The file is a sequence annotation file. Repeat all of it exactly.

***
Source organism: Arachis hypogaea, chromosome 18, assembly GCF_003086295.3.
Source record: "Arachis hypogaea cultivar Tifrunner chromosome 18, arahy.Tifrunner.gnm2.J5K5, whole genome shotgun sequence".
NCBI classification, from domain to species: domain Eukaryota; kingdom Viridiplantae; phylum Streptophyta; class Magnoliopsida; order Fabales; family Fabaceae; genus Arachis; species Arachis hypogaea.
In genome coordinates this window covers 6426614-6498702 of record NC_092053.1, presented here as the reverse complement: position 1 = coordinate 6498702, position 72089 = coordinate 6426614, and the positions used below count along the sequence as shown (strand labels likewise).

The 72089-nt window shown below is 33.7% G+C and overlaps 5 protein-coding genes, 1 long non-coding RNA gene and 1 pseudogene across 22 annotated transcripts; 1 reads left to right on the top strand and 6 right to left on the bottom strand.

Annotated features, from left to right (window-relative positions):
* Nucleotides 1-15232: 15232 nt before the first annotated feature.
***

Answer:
Source organism: Arachis hypogaea, chromosome 18, assembly GCF_003086295.3.
Source record: "Arachis hypogaea cultivar Tifrunner chromosome 18, arahy.Tifrunner.gnm2.J5K5, whole genome shotgun sequence".
NCBI classification, from domain to species: domain Eukaryota; kingdom Viridiplantae; phylum Streptophyta; class Magnoliopsida; order Fabales; family Fabaceae; genus Arachis; species Arachis hypogaea.
In genome coordinates this window covers 6426614-6498702 of record NC_092053.1, presented here as the reverse complement: position 1 = coordinate 6498702, position 72089 = coordinate 6426614, and the positions used below count along the sequence as shown (strand labels likewise).

The 72089-nt window shown below is 33.7% G+C and overlaps 5 protein-coding genes, 1 long non-coding RNA gene and 1 pseudogene across 22 annotated transcripts; 1 reads left to right on the top strand and 6 right to left on the bottom strand.

Annotated features, from left to right (window-relative positions):
* Nucleotides 1-15232: 15232 nt before the first annotated feature.